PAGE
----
Local, federal, and national governments on social media have a tough job. They need to educate their audiences, build trust, communicate essential information, and respond to complaints and queries.

When it comes to reaching and engaging audiences, Facebook is still hard to beat. According to Pew Research Center, seven in ten Americans use the platform, making it the second most used social media site behind YouTube.

Before you worry about your posting strategy, getting your Facebook page in decent working order is essential. With that in mind, in this article, we’re going to look at how government agencies can get the most benefit from their Facebook Pages.

1. Encourage Followers to Join the Conversation

Social media for government agencies shouldn’t be a one-way dialog; it should be an opportunity to strike up a two-way conversation with your followers.

When people comment on your posts, it shows they’re engaged with your message or have something to add to the narrative. Not only that, but the more people engage with your posts — by commenting, liking, and sharing — the more widely your content will be seen.

However, if you’ve spent more than a few seconds on social media, you’ll know that not all comments are equally deserving of attention.

If your followers see an endless stream of low-quality comments, they’ve got little incentive to get involved.

But you likely don’t have the time to go through every new comment on your Facebook page and only approve those of the highest quality.

For that reason, we recommend government agencies switch on comment ranking.

That means Facebook will give greater prominence to:

  • Posts with lots of likes
  • Posts with lots of replies
  • Posts from verified pages and profiles

Only page admins can activate comment ranking.

To do it, log in to your Facebook account on a computer, then follow these steps:

  • Click Pages in the left menu
  • Navigate to your page
  • Click Page settings
  • From the General tab, click Comment ranking
  • Tick the box next to: “See most relevant comments by default.”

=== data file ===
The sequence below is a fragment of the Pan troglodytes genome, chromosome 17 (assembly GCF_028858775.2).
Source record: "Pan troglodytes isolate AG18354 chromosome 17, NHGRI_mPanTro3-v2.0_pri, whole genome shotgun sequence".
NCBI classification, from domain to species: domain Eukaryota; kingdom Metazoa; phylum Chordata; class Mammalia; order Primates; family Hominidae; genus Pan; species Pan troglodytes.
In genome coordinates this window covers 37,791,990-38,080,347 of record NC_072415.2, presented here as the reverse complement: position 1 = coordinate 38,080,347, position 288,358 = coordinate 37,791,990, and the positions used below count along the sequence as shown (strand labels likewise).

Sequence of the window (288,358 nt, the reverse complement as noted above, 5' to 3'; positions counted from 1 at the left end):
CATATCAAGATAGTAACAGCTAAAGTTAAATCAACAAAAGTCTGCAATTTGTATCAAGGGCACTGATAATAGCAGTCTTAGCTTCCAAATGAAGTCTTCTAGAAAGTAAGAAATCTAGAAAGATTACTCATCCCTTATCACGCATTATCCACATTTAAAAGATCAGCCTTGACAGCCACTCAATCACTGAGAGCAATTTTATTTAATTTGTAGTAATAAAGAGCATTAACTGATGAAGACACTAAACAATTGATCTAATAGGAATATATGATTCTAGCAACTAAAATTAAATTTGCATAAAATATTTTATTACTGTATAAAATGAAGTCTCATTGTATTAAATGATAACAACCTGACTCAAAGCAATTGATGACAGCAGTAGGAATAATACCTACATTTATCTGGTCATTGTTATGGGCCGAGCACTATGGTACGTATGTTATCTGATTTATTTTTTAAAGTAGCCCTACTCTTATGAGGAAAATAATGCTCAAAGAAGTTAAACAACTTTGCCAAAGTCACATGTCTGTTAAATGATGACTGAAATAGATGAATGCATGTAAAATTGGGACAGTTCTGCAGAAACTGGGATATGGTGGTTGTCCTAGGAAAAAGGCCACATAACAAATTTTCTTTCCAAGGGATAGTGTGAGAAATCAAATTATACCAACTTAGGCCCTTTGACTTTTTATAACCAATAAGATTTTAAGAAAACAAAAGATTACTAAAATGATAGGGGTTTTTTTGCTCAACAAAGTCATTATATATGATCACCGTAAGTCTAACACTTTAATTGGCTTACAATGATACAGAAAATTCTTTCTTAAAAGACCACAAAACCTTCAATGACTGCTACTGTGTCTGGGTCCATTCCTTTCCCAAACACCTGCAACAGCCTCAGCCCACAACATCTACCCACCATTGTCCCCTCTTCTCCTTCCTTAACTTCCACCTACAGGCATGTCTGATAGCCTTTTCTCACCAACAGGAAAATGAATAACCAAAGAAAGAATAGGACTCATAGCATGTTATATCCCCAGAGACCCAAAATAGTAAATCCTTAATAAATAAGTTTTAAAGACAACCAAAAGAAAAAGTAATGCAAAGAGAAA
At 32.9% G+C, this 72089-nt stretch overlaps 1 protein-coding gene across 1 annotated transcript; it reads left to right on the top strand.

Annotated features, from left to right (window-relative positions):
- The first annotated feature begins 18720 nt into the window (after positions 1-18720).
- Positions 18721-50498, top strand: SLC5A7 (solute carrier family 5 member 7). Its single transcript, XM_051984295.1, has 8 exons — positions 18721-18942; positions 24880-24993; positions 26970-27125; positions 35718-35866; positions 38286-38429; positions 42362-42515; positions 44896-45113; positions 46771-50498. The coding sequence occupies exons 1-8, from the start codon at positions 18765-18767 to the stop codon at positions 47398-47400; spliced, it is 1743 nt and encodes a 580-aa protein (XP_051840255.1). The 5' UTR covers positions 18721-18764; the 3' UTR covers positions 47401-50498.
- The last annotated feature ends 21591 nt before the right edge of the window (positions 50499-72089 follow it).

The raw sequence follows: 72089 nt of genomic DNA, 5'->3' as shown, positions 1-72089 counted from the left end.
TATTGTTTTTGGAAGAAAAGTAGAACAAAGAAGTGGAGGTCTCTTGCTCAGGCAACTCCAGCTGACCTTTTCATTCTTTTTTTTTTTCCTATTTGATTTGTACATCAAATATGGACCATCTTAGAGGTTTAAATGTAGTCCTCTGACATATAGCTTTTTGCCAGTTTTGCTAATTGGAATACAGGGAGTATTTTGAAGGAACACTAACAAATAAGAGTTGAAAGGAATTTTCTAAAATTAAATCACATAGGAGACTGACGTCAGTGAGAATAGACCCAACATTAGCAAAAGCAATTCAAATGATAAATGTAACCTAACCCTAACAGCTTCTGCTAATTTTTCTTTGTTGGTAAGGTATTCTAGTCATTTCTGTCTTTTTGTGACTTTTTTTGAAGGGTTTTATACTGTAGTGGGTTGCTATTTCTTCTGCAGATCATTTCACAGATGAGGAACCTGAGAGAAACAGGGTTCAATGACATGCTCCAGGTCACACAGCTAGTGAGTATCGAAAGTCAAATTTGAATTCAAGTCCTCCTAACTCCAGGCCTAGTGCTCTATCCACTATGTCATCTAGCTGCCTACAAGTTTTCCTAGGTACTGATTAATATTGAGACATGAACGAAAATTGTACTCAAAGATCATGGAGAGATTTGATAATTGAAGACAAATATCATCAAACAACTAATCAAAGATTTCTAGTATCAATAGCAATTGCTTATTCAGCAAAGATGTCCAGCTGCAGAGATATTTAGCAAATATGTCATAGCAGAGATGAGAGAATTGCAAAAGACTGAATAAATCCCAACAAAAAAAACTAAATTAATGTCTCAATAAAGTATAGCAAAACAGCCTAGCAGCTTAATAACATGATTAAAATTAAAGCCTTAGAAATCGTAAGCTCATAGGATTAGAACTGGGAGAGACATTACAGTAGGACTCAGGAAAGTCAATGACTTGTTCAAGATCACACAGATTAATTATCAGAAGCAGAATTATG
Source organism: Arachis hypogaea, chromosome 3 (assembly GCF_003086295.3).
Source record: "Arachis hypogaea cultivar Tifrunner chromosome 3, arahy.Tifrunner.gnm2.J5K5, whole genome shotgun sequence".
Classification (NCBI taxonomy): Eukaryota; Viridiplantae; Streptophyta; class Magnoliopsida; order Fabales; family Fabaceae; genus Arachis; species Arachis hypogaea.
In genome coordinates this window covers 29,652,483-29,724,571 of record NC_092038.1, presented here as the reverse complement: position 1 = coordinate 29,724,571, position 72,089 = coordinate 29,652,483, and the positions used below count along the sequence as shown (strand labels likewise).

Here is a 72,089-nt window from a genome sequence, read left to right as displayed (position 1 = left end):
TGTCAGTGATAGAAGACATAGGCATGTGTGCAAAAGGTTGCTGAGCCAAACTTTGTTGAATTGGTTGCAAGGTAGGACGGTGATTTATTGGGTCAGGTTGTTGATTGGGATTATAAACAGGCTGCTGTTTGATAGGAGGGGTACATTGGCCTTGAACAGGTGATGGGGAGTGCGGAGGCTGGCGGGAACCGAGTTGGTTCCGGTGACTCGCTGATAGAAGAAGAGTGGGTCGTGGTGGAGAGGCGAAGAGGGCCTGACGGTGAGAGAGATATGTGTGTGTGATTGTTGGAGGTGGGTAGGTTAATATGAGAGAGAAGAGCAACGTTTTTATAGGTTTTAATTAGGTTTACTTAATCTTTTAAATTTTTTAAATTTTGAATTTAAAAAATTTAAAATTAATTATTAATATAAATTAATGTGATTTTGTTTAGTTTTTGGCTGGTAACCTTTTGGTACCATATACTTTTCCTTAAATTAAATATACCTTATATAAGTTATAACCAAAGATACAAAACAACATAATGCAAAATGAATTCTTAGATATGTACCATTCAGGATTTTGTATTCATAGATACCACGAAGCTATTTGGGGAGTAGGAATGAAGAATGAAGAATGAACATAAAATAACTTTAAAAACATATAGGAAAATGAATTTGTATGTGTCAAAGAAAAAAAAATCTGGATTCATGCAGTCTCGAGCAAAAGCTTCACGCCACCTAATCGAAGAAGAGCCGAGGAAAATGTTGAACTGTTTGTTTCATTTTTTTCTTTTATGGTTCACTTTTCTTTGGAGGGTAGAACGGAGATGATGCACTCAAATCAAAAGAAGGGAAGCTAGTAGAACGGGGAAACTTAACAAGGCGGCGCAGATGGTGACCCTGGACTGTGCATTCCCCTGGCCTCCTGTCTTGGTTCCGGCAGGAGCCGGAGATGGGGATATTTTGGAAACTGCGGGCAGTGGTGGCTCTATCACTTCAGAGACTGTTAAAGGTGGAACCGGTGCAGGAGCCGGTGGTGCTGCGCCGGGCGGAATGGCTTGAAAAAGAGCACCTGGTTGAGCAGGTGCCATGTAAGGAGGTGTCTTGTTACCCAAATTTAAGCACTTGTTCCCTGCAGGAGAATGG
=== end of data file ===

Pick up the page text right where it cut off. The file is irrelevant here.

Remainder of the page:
• Click Save changes

2. Allow Followers to Reach You Via Live Chat

There are many reasons why Facebook users might want to speak to government agencies.

They might want to learn about your work or have questions or complaints. Maybe, just maybe, they want to congratulate you on a job well done!

Either way, it should be as easy as possible for them to get in touch.

And when it comes to simplicity, live chat wins every time.

According to research from Kayako, live chat is consumers’ favorite way to communicate with brands and organizations:

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Given its speed and convenience, it’s not hard to imagine why live chat has become so popular. So it makes sense to add live chat support to your Facebook page.

Again, you’ll need to be a page admin to switch on private messaging. Follow these steps to make it happen:

  • Click Pages in the left menu of your news feed
  • Head to the relevant Facebook page
  • Click Settings
  • Go to General and click Messages
  • Tick the box next to: “Allow people to contact my Page privately by showing the Message button.”
  • Click Save Changes

You can also set up automated greetings so that people know what to expect from your live chat support the first time they reach out to you.

For instance, the Transportation Security Administration provides the hours that its support staff are on duty and advises users on how to get started:

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To set up your greeting, click Messaging in your page settings and switch on “Show a Messenger greeting.” Then click Change and edit your greeting.